Today is my first day of my last semester as a graduate student at Troy University. As this day has grown near I have spent quite a lot of time thinking about my hope and expectations going into graduate school. Unfortunately, the whole exercise has been quite depressing.
When I first decided to attend graduate school I was full energy and excitement at the prospect of being in the classroom again, discussing interesting topics with my professors and my peers. Instead, I found myself in classrooms largely filled with undergraduate students who had little or nothing to say. Due to the size of the department at Troy, the classes available to me were also quite limited, therefore my actual interests were seldom allowed to have any impact on the courses I took.
I had also hoped to make friends and get involved with campus activities. I did join a couple of clubs, but neither group was particularly active, try as I might to encourage them. I did meet several interesting people during my time at Troy, but never really had much of an opportunity to really get to know them. As a mother of three boys and wife of a tenured professor, I found I had little in common with either my fellow graduate students or undergraduate peers. I really tended to have more in common with my professors than my peers, but it tends to be difficult to build a true friendship with someone who is technically, academically your superior. There is always a need for a certain amount of distance for ethical reasons, I suppose.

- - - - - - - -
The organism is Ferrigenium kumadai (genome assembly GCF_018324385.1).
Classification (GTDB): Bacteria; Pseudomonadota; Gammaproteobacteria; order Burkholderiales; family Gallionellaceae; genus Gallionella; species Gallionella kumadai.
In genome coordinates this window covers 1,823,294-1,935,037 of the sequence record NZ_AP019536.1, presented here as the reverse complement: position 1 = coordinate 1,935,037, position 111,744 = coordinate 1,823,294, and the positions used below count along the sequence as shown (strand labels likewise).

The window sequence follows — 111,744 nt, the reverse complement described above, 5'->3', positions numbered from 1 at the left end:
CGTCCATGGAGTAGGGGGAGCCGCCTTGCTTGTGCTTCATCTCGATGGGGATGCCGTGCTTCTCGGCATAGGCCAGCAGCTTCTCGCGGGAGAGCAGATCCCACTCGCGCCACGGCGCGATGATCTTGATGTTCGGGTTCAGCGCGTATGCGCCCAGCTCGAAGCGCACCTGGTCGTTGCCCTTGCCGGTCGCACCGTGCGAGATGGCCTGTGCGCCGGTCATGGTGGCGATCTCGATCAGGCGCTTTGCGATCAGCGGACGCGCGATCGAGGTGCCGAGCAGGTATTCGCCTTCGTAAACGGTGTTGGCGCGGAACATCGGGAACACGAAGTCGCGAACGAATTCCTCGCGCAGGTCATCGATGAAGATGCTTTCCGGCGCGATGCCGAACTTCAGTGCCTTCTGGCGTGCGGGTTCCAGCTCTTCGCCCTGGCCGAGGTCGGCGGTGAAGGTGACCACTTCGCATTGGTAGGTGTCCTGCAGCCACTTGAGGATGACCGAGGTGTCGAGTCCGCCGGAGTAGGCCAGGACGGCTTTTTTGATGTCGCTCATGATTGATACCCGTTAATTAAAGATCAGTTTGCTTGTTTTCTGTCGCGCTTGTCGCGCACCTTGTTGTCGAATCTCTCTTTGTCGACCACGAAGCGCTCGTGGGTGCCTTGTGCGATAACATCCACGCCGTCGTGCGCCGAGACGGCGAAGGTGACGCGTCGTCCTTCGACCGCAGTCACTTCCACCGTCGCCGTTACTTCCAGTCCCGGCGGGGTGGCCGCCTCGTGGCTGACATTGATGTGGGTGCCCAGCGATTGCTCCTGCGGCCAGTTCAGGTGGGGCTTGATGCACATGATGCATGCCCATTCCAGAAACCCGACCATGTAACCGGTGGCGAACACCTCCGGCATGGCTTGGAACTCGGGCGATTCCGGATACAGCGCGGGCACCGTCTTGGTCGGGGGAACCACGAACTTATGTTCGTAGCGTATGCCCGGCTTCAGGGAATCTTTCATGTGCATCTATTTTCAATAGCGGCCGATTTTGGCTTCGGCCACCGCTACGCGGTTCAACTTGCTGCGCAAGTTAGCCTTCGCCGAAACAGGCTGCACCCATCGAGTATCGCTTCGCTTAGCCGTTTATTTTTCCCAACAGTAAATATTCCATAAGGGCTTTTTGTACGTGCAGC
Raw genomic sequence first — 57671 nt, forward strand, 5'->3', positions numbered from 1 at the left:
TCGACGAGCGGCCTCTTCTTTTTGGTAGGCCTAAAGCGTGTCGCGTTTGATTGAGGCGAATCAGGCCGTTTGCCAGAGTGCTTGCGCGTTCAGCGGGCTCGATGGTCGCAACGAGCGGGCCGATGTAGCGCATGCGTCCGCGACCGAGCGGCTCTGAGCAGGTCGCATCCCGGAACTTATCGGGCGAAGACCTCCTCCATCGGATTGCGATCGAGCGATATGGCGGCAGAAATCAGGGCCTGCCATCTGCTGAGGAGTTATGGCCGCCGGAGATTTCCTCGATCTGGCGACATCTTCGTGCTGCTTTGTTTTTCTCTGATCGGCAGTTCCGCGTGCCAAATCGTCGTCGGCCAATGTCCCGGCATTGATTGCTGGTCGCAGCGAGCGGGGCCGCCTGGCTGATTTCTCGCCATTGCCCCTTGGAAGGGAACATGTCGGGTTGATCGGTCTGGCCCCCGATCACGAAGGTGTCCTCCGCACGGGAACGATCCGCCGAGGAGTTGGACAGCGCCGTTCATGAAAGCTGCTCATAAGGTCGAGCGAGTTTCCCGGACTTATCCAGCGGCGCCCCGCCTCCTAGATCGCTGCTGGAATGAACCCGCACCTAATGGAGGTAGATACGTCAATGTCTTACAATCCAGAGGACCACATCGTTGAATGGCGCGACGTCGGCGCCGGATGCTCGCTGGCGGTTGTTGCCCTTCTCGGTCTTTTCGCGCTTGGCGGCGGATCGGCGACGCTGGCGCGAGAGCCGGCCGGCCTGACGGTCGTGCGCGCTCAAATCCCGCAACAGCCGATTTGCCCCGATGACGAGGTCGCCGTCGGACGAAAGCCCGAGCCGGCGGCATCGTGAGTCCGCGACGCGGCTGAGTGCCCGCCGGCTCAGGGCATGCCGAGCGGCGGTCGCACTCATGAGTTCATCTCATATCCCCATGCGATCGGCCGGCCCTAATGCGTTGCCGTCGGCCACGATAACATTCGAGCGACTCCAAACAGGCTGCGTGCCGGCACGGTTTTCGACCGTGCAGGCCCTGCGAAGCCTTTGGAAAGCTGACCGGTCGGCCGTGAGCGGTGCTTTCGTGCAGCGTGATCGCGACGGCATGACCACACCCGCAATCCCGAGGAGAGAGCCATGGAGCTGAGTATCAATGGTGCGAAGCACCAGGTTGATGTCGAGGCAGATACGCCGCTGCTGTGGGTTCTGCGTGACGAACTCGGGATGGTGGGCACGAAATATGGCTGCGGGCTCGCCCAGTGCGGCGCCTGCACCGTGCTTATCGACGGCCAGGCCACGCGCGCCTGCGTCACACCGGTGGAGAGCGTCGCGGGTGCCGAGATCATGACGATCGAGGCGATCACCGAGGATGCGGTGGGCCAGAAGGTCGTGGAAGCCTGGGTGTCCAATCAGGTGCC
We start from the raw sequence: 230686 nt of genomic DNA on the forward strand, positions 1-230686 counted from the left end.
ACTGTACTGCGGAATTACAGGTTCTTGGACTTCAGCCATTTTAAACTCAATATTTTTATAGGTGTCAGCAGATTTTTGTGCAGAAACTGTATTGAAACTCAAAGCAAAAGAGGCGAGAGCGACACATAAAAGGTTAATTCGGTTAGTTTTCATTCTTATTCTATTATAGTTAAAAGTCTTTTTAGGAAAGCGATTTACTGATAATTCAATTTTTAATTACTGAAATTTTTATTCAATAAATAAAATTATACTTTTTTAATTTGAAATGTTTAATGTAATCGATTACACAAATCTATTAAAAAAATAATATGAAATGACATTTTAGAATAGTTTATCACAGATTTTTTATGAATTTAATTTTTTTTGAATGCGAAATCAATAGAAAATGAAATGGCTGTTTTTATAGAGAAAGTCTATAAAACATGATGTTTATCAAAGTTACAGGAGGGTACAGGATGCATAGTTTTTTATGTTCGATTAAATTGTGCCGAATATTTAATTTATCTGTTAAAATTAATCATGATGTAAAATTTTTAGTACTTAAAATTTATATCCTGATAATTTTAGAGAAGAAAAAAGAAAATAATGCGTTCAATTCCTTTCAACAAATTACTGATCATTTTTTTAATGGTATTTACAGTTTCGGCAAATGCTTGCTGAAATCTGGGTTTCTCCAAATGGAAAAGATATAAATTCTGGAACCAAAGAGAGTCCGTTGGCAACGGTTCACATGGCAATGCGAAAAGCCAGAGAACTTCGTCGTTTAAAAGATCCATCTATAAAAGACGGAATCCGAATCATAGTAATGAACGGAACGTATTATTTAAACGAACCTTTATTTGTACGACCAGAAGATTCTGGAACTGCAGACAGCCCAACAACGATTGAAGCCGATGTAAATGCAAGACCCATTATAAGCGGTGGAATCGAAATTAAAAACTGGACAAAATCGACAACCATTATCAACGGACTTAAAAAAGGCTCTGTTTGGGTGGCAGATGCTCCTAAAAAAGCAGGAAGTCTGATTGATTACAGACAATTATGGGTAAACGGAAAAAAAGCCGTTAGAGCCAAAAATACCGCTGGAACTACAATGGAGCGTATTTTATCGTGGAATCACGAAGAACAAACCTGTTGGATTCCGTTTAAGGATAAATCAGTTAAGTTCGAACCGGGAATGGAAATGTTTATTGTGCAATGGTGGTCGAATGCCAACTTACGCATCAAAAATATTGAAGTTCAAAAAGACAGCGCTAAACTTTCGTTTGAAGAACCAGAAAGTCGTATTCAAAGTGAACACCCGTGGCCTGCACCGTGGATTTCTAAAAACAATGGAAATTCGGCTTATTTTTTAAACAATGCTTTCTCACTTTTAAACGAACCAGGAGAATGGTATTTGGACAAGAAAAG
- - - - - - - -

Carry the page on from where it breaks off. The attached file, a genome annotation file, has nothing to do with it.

In addition, my academic peers are at a different point in their lives than I am. They are all headed off to great and new adventures, still having dreams and believing they can come true. I suppose I still have dreams, but can hardly believe they will come true anymore. Unlike my peers, I shant be going away to Paraguay, or even Washington, DC, for some great new job or internship. When my degree is firmly in hand, I will still be firmly in Troy.
I do have some positive experiences from graduate school experience, however. I have made some good acquaintances and, as my husband puts it, I've come out of my shell some. I have learned some interesting things about the world around me and the unfortunate way in which it works. The experience of taking a class this summer was helpful in making me realize what is important and what isn't and in realizing that, no matter what my academic status, I'm still an adult and human being. (I'm sure Dr. Taylor didn't realize that's what I was getting out of the course, and yet somehow I did.)
I won't miss being a graduate student and I have no intention of doing it again. I'll be glad to have a graduate degree and hope that it will do me some good in the future. The experience is not over yet, however. So I need to go and get ready to face the day, to begin the first of the last. Wish me luck!